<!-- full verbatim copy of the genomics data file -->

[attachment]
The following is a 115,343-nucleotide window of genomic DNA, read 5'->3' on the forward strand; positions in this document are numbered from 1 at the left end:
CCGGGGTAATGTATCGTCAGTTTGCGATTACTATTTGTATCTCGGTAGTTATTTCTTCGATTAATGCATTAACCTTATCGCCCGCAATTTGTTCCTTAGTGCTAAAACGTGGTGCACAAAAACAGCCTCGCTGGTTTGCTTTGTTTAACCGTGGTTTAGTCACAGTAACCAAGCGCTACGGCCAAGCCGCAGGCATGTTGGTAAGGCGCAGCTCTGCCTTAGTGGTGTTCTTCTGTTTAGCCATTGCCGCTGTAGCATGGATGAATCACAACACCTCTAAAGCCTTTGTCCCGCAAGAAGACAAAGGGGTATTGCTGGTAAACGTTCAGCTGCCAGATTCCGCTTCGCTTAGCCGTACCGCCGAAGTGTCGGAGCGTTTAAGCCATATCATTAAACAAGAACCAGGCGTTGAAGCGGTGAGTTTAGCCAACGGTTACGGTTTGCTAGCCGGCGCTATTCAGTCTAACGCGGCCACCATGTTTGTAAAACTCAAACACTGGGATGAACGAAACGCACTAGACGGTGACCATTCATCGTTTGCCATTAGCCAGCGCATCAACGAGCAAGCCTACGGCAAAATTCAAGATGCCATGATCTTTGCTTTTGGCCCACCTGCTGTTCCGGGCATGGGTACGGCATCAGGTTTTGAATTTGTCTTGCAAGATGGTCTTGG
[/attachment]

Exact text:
The following is a 115,343-nucleotide window of genomic DNA, read 5'->3' on the forward strand; positions in this document are numbered from 1 at the left end:
CCGGGGTAATGTATCGTCAGTTTGCGATTACTATTTGTATCTCGGTAGTTATTTCTTCGATTAATGCATTAACCTTATCGCCCGCAATTTGTTCCTTAGTGCTAAAACGTGGTGCACAAAAACAGCCTCGCTGGTTTGCTTTGTTTAACCGTGGTTTAGTCACAGTAACCAAGCGCTACGGCCAAGCCGCAGGCATGTTGGTAAGGCGCAGCTCTGCCTTAGTGGTGTTCTTCTGTTTAGCCATTGCCGCTGTAGCATGGATGAATCACAACACCTCTAAAGCCTTTGTCCCGCAAGAAGACAAAGGGGTATTGCTGGTAAACGTTCAGCTGCCAGATTCCGCTTCGCTTAGCCGTACCGCCGAAGTGTCGGAGCGTTTAAGCCATATCATTAAACAAGAACCAGGCGTTGAAGCGGTGAGTTTAGCCAACGGTTACGGTTTGCTAGCCGGCGCTATTCAGTCTAACGCGGCCACCATGTTTGTAAAACTCAAACACTGGGATGAACGAAACGCACTAGACGGTGACCATTCATCGTTTGCCATTAGCCAGCGCATCAACGAGCAAGCCTACGGCAAAATTCAAGATGCCATGATCTTTGCTTTTGGCCCACCTGCTGTTCCGGGCATGGGTACGGCATCAGGTTTTGAATTTGTCTTGCAAGATGGTCTTGG